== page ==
There was no immediate confirmation from the Ukrainian side, and there was no word on whether the wounded would be considered prisoners of war.

Several buses, escorted by Russian military vehicles, left the steel plant after dark on Monday, but it was not clear who was on the buses.

The international response to the Russian invasion accelerated.

Sweden’s decision to seek NATO membership followed a similar decision by neighboring Finland in a historic shift for countries that have been non-aligned for generations.

Swedish Prime Minister Magdalena Andersson said her country was in a “vulnerable position” during the bid period and urged fellow citizens to brace themselves.

“Russia has said that if we join NATO, it will take countermeasures,” she said. “We cannot rule out that Sweden, for example, will face disinformation and attempts to intimidate and divide us.”

But President Recep Tayyip Erdogan of Turkey, a NATO member, heightened his objection to their accession. He accused the countries of not taking a “clear” stance on Kurdish militants and other groups Ankara considers terrorists and imposing military sanctions on Turkey.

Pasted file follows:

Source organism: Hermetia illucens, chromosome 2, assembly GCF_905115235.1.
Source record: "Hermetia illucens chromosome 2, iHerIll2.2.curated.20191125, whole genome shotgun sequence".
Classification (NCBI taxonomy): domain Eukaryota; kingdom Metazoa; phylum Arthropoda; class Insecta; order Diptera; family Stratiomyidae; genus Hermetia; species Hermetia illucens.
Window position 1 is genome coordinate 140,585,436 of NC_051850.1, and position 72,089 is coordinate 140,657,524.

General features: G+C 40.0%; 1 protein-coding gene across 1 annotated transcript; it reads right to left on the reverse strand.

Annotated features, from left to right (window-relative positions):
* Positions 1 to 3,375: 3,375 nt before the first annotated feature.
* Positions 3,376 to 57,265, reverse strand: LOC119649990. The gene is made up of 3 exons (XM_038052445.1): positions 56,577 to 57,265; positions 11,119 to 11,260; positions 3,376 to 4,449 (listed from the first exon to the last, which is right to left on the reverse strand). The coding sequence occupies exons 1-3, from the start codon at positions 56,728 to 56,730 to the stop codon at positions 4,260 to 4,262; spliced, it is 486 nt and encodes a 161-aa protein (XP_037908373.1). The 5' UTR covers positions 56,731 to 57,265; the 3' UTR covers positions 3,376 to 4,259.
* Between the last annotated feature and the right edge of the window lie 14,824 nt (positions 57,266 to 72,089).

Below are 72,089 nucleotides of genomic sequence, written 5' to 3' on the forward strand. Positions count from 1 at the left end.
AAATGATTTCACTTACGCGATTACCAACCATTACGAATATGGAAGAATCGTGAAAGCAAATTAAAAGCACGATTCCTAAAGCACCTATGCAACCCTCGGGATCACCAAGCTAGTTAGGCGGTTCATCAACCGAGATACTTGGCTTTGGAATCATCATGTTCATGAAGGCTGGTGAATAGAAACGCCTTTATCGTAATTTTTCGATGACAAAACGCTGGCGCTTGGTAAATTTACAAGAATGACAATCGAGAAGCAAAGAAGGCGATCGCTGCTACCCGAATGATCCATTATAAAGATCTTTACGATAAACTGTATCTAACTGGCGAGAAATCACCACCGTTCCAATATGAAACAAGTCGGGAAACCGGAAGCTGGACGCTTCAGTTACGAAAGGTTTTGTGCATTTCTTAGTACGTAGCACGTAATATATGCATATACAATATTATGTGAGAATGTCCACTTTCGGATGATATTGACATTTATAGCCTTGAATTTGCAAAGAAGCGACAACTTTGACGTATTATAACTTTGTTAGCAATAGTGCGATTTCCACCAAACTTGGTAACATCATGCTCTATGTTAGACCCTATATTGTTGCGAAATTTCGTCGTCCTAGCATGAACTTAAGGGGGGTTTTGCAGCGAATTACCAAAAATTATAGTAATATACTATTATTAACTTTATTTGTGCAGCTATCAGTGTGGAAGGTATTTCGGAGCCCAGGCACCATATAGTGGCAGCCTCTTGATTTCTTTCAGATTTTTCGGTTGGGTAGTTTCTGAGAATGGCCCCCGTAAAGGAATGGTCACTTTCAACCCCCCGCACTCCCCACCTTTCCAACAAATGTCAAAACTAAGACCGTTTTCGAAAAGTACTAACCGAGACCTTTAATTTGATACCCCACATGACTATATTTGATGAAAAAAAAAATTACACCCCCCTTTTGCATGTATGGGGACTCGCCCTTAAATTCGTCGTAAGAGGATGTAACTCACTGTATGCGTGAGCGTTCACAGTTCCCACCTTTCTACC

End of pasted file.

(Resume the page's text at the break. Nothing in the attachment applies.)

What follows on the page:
He said Swedish and Finnish officials expected in Turkey next week shouldn’t bother coming if they want to try to persuade Turkey to drop its objection.

“How can we trust them?” Erdogan asked at a joint press conference with the visiting Algerian president.

All 30 current NATO members must agree to allow their Nordic neighbors to join.

Russian President Vladimir Putin said Moscow has “no problem” with Sweden or Finland if they bid for NATO membership, but that “expanding military infrastructure to that area will of course provoke our reaction”.

Putin launched the invasion on February 24 in an attempt to stem NATO expansion, but has seen the strategy backfire. NATO Secretary General Jens Stoltenberg said the accession process for both could be quick.

Europe is also working to choke off funding for the Kremlin war by reducing the billions of dollars it spends importing Russian energy. A proposed EU embargo has met opposition from some countries dependent on Russian imports, including Hungary, the Czech Republic and Slovakia. Bulgaria also has reservations.

“We will do our best to unblock the situation,” said EU foreign policy chief Josep Borrell. “I cannot guarantee that this will happen as the positions are quite strong.”

Also on Monday, McDonald’s said it had begun selling its business in Russia, ending a relationship that had lasted more than three decades. Noting the humanitarian crisis caused by the war, it stated that a stay in Russia “is no longer sustainable and also inconsistent with McDonald’s values.” The company was the first fast food restaurant to open in the Soviet Union.


McQuillan reported from Lviv, Ukraine. Yuras Karmanau in Lviv, Mstyslav Chernov and Andrea Rosa in Kharkiv, Elena Becatoros in Odessa, and other AP staffers around the world contributed.